Grenfell fire: Cladding faces large-scale fire tests

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Cladding samples that have failed safety tests in the wake of the Grenfell Tower fire will be subjected to further “large-scale” testing.

Experts will fix a complete cladding system to a 30ft-high (9m) demonstration wall and subject it to “a severe fire”, the government said.

It comes after 190 samples out of 191 failed initial combustibility tests.

Local Government Association chairman Lord Porter welcomed the “much-needed changes” to the process.

Urgent tests were ordered on cladding from about 600 towers blocks in England after the Grenfell Tower fire, which killed at least 80 people, on 14 June.

However, questions have since been asked about the nature of the process after all but one test resulted in a failure.

The independent expert panel on safety has now said further testing will be carried out “as the next step”.

So far, tests have covered only the plastic “core” on panels similar to those used on Grenfell Tower.

The new process will subject a demonstration wall to a “severe fire in a flat breaking out of a window” and aim to establish whether it will then spread up the outside wall.

It will also assess how different types of aluminium composite material (ACM) panels behave with different types of insulation in a fire, the Department for Communities and Local Government (DCLG) said.

ACM in the cladding is thought to have been a factor in the rapid spread of the fire at Grenfell Tower, in west London.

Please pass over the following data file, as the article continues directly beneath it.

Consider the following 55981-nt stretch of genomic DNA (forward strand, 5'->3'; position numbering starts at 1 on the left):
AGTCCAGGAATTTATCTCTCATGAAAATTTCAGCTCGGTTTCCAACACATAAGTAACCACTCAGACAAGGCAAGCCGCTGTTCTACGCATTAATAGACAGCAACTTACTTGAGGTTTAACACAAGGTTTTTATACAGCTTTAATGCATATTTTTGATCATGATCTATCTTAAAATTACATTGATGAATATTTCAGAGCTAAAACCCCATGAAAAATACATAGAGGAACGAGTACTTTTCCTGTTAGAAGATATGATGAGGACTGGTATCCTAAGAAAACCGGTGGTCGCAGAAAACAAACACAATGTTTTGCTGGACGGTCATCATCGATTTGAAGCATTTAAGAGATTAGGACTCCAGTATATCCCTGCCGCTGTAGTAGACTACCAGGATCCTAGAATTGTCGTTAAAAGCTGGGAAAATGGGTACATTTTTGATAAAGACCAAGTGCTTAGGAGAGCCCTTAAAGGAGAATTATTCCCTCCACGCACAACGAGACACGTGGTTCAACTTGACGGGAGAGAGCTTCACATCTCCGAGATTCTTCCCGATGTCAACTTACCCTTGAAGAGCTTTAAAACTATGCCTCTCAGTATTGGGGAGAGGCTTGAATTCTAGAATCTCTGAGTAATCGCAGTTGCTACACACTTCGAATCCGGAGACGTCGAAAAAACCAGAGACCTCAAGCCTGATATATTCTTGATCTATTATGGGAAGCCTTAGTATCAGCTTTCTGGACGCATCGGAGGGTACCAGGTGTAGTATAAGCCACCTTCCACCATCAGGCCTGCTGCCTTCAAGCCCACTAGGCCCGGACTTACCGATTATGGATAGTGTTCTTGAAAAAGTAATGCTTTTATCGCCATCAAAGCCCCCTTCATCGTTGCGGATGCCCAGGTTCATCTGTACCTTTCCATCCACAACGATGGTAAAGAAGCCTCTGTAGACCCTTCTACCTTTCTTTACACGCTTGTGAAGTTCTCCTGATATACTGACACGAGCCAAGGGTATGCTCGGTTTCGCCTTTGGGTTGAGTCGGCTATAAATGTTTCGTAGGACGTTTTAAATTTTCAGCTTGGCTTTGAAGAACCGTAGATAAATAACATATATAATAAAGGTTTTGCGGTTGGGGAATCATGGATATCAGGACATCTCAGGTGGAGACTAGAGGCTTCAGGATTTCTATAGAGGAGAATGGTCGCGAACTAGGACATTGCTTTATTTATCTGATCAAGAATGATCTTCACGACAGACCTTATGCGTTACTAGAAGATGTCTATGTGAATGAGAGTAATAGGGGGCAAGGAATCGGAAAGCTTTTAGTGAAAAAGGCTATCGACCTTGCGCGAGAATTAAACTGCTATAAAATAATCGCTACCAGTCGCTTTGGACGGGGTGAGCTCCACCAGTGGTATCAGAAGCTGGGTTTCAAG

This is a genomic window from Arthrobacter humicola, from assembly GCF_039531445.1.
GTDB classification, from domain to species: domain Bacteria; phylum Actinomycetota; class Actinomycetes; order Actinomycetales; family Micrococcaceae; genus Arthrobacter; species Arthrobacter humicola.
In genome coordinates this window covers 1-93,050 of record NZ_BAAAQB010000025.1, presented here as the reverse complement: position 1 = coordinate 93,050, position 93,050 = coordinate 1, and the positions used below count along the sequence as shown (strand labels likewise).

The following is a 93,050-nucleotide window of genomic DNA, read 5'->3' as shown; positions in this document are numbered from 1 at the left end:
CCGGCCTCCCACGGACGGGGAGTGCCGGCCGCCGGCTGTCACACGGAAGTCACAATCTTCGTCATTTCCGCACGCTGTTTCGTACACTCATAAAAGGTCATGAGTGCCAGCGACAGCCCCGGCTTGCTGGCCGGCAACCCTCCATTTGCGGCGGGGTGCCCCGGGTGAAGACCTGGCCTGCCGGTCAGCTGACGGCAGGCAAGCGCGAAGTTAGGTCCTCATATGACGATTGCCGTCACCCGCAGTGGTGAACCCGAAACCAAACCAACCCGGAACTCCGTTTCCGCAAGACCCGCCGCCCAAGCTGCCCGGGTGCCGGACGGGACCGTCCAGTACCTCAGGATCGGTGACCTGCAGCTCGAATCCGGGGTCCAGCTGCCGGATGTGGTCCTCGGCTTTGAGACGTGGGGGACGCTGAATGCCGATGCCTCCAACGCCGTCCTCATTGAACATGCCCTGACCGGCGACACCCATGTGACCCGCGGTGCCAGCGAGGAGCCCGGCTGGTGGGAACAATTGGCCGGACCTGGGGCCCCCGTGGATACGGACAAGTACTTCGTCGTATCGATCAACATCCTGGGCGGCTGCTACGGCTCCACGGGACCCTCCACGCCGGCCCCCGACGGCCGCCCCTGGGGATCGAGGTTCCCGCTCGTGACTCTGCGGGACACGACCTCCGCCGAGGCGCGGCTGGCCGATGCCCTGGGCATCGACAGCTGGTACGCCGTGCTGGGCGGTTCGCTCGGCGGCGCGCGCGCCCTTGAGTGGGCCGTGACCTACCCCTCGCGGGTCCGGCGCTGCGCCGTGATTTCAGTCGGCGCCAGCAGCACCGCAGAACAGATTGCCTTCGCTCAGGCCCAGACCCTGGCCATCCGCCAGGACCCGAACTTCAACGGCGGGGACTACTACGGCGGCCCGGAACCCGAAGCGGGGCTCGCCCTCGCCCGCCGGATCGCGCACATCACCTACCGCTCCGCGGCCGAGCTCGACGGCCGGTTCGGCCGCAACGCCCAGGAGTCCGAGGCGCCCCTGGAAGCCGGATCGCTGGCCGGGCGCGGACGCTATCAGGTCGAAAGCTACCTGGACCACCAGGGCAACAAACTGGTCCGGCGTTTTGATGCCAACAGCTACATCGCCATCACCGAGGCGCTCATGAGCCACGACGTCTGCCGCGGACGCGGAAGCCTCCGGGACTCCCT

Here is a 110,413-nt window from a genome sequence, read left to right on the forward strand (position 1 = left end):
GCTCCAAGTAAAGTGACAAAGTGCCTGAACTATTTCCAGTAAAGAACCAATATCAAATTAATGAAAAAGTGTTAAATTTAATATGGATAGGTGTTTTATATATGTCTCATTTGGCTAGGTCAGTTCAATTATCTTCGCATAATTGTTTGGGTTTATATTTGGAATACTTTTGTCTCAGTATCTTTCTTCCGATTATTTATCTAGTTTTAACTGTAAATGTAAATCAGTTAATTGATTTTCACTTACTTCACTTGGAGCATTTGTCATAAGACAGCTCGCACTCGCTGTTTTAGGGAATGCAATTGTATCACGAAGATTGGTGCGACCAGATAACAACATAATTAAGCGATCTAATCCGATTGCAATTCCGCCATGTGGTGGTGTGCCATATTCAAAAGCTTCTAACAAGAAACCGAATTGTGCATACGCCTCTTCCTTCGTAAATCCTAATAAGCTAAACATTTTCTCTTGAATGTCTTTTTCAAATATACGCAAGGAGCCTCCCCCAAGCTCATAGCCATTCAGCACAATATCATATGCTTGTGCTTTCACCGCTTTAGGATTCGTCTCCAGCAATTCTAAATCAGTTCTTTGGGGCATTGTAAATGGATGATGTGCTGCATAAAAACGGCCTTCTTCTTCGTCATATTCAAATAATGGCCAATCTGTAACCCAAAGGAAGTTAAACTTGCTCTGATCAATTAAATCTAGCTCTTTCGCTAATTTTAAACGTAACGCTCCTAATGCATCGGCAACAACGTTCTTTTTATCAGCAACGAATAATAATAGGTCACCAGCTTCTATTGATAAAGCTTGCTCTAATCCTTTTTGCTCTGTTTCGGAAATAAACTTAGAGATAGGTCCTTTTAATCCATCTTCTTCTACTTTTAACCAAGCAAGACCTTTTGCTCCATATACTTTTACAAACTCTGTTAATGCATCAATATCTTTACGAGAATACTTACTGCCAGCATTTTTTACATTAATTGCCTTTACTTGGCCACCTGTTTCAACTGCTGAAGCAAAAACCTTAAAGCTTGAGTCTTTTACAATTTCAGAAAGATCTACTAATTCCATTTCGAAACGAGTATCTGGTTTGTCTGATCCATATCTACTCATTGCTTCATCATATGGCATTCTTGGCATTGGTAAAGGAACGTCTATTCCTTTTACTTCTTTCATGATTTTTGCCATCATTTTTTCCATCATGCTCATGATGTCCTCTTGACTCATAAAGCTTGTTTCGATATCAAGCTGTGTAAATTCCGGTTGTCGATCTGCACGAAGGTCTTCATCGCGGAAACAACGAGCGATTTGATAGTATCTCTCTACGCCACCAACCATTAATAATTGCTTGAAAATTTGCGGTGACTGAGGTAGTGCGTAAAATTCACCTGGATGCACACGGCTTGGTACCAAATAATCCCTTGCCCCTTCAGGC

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The results will help landlords decide on further actions they may need to take to ensure buildings are safe, the DCLG added.

The Local Government Association – which had called for the tests to be changed – said the new testing “needs to be undertaken urgently”.

“We have been clear all along that entire cladding panels and the insulation behind them need to be fire tested together as a system, rather than just the core of the panels on their own,” Lord Porter added.

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The Fire Industry Association, a trade association with more than 700 UK members, said it applauded the decision to carry out the fire tests.

Testing so far had simply focused on the combustibility of the core material in the cladding, it said, adding that the new tests would determine whether cladding would “actually perform well in a real fire”.

“This will better inform decisions by landlords, housing associations and others regarding cladding systems that are currently in place in high-rise buildings.”

However, one social housing provider said it had halted work to remove cladding from eight tower blocks in Salford, Greater Manchester, saying government advice was now “unclear”.

In a statement that suggested other providers had followed suit, Sue Sutton, from Salix Homes, said: “In line with other housing providers in Salford and across the country, we’ve now halted the removal of further cladding until we have clearer guidance from the authorities.”

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